It was a long process from beginning to end to come to grips with the matter and then stating publicly that I was convinced by writings and a movie that John Lennon’s 1980 shooting was a fake event, that he may in fact still be alive, and was for certain alive in 2008.
That’s not important, although crossing that little bridge from absolute belief to uncertainty would benefit everyone. It would lead to that side of the river where nothing can be taken at face, where everything is held open to question. That’s a good way to live.
But people, for the most part, cannot deal with that. They want certainty. Life offers very little of it.
People are layered beasts, most projecting phony images. Other than our small circle of friends, with whom he can be candid, there’s very little honesty in the world. There is no honesty in politics, and news is almost always fake. Virtually everything that comes to us via the TV screen is a concocted lie in some form, save perhaps weather forecasts. (Ah, but sporting events are genuine! I have no reason to think that true. There is, after all, large money at stake. That leaves it open to question.)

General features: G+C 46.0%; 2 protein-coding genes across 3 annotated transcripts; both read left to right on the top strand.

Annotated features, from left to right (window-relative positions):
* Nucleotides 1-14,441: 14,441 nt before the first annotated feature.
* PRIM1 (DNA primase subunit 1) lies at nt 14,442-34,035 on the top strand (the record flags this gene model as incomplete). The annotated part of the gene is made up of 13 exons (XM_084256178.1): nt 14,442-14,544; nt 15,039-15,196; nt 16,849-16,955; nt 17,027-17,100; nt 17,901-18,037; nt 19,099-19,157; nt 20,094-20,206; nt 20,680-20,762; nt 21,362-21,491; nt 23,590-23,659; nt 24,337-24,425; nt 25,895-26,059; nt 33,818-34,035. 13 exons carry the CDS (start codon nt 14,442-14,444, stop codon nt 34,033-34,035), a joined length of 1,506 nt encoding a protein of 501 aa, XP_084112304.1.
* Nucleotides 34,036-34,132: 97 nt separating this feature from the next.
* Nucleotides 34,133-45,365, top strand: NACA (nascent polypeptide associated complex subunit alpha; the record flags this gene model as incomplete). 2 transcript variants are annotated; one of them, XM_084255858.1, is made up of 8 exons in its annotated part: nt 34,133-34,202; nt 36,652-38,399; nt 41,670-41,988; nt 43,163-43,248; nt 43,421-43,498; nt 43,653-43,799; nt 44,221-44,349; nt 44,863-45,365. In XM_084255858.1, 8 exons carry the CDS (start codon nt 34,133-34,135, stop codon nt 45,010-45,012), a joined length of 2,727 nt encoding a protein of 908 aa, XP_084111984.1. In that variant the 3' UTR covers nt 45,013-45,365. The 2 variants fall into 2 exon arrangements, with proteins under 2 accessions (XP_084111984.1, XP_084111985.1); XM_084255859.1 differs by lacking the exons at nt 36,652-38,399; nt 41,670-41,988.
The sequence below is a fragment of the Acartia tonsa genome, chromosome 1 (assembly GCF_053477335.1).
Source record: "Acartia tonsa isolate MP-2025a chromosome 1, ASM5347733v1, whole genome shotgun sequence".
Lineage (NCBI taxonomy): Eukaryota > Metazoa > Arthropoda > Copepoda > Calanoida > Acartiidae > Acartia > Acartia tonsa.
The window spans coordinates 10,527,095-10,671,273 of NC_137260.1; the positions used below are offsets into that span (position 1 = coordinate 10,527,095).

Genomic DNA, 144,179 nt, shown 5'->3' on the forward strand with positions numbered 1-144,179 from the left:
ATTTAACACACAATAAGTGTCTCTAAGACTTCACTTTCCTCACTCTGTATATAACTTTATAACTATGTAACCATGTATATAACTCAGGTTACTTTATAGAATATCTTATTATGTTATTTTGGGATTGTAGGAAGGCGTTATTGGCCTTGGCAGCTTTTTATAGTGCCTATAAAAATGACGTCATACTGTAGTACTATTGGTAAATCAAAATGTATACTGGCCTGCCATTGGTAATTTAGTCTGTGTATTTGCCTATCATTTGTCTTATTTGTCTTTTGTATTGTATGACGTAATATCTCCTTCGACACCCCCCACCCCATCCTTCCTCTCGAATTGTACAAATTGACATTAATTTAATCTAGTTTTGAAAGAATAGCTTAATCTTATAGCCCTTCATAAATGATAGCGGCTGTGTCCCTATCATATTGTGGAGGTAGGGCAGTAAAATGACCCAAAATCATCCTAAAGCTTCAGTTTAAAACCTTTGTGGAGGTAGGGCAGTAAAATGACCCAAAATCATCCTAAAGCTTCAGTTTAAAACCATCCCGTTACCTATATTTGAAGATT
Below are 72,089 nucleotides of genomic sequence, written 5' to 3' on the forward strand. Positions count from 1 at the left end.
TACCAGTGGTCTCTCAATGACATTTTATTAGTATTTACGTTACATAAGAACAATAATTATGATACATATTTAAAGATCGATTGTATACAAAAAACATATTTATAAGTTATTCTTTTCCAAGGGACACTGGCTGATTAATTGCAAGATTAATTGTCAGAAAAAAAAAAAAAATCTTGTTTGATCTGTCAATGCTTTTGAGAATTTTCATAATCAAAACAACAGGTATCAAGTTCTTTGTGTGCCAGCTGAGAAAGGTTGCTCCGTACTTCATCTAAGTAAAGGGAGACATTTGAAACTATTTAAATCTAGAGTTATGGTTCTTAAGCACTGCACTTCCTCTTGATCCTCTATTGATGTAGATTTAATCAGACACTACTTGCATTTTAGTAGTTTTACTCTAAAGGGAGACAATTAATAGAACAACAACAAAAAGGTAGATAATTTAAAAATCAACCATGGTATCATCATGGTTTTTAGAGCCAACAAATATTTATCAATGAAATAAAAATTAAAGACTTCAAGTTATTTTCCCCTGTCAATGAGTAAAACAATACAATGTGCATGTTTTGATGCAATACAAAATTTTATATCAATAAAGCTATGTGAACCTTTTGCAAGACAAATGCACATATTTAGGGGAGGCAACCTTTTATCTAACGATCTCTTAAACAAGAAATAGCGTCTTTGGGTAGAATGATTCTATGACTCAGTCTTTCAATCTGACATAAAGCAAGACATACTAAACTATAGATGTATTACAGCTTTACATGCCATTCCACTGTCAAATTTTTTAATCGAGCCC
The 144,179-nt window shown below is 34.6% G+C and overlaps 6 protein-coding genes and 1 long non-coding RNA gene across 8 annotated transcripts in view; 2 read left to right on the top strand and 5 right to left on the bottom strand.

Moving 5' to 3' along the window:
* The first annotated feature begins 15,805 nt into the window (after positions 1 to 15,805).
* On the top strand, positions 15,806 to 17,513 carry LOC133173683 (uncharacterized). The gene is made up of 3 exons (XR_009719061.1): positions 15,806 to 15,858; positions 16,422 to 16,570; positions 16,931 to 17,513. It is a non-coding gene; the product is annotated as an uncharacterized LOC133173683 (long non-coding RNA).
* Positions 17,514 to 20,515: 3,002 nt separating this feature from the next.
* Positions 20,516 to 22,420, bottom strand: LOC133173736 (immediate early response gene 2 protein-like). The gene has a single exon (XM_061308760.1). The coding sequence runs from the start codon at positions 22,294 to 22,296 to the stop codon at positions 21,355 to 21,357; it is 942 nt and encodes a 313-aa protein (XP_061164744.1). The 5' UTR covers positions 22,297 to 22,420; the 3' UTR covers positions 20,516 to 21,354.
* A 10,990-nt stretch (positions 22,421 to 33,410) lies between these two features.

That makes life both interesting and unpredictable. It leaves us to our own devices to understand things. We have no one we can trust.
Knowing that, it is important to understand that we can be fooled, that we can be wrong. That is not big deal. Once fooled, we can be un-fooled. We are always in a state of flux. Life is about movement towards truth, not arrival there. When we happen upon a truth, as I did about Lennon and so many other fake events, it’s just a sign we are on the right road, but there still await may choices of turns and dead ends.
That last little paragraph above has helped me understand so much, and will continue to be my guiding light – that I have been wrong, have been fooled, and will be again and again as I move forward. On the day that I stop doubting and start trusting, I will also stop moving forward.
I know many people who never admit error about anything. They are usually wrong about just about everything.